Etching is a destructive process. You take the metal plate and protect it. Then you scratch it, scuff it, make it vulnerable. You drop it in acid and the exposed parts get eaten away.
The plate is cleaned. Whatever protection it had is dissolved. Ink is rubbed into the grooves, the pits, and scars. The smooth parts don’t hold the ink. The surface is wiped. The rag hits the high points. The darkness remains in the crevasses.
A sheet of paper is put on it. You run the whole thing through a press, exerting all the weight of the world. When you lift the paper, you see the history of what you did to that metal.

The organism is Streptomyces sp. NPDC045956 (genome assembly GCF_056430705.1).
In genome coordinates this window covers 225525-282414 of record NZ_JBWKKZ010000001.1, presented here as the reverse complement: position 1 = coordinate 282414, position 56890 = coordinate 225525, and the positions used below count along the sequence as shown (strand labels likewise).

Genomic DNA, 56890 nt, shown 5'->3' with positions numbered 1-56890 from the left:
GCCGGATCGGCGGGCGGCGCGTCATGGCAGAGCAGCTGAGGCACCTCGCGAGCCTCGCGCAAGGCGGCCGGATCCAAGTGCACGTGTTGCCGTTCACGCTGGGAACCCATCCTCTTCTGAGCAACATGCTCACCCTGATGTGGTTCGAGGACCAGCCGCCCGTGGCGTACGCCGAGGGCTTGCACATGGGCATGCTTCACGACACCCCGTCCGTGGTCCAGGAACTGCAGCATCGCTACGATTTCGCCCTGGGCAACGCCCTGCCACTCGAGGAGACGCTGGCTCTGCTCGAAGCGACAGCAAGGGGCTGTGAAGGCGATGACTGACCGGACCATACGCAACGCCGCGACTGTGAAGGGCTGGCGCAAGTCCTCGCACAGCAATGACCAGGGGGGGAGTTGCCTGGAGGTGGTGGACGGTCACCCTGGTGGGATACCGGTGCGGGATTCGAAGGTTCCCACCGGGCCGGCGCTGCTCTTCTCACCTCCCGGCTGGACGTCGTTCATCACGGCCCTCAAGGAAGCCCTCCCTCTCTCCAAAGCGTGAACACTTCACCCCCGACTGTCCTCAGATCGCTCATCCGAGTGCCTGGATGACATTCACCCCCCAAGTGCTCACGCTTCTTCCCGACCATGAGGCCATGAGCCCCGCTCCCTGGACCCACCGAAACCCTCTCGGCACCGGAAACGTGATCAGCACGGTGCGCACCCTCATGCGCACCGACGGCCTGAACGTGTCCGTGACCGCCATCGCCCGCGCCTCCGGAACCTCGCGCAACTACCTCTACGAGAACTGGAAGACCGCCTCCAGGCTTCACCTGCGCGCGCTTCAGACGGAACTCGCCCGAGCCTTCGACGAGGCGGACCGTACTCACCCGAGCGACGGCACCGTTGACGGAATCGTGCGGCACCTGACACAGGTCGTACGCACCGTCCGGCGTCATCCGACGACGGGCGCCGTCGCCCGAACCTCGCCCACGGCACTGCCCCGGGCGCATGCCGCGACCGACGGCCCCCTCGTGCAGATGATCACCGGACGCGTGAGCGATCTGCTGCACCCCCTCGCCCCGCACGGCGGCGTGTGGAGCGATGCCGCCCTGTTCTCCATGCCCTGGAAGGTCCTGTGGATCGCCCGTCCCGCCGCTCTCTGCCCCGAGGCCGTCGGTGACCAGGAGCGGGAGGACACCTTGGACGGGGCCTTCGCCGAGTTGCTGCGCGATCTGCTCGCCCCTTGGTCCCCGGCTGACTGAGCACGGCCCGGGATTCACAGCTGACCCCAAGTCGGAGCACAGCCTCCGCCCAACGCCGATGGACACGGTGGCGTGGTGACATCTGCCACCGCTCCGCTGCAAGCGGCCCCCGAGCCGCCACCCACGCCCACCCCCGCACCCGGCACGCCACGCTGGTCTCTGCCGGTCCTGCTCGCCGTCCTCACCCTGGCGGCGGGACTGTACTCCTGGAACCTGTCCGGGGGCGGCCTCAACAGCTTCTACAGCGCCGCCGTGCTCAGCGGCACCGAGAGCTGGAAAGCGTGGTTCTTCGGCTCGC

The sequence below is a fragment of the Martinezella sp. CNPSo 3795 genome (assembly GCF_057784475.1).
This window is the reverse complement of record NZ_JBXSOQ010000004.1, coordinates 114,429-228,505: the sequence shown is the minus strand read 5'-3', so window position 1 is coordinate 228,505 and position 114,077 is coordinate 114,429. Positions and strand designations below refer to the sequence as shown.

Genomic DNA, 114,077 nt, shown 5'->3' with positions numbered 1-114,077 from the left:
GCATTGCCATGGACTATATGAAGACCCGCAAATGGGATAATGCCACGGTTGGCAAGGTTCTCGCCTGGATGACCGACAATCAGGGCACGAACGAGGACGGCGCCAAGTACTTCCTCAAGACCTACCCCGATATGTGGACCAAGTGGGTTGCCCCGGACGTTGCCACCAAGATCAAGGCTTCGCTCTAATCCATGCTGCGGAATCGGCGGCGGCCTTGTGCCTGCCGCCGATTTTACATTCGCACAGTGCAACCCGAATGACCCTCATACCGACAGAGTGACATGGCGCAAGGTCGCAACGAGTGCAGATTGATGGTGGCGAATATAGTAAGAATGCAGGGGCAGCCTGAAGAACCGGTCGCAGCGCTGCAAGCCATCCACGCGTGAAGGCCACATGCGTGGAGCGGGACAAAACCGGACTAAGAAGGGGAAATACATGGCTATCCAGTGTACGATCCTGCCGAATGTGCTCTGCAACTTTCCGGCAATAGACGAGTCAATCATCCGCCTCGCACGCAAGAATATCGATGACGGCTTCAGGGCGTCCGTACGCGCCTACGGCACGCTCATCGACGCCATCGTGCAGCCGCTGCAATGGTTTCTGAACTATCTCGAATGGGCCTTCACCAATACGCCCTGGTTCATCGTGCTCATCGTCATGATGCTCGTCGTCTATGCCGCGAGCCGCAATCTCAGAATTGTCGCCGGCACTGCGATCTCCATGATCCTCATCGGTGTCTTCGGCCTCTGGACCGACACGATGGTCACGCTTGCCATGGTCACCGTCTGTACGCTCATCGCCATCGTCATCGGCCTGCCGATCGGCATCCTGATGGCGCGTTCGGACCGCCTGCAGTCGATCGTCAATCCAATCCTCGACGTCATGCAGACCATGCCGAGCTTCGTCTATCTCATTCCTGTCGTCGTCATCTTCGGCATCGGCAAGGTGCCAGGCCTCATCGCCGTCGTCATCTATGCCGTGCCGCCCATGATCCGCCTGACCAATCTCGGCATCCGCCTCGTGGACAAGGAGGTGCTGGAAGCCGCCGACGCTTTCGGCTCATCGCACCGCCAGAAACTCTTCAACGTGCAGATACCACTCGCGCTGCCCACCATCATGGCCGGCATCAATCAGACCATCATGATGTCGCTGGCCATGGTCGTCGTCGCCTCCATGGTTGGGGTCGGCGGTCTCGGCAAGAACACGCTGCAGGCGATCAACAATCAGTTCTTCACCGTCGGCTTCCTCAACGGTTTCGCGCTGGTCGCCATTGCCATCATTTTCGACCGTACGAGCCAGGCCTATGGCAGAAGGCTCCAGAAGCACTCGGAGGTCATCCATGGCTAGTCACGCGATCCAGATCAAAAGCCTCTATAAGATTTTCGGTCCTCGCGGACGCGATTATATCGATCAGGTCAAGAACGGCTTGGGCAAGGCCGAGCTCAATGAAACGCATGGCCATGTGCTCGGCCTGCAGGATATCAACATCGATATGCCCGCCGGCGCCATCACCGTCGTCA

Me? I do it again. I push it until it’s a convoluted mess of texture, and then I burnish it and bring it back from chaos. And all the marks that were there still leave a whisper of what was.
This is how it goes. That’s design. It’s everything. Taking out what you don’t need until only what you want remains.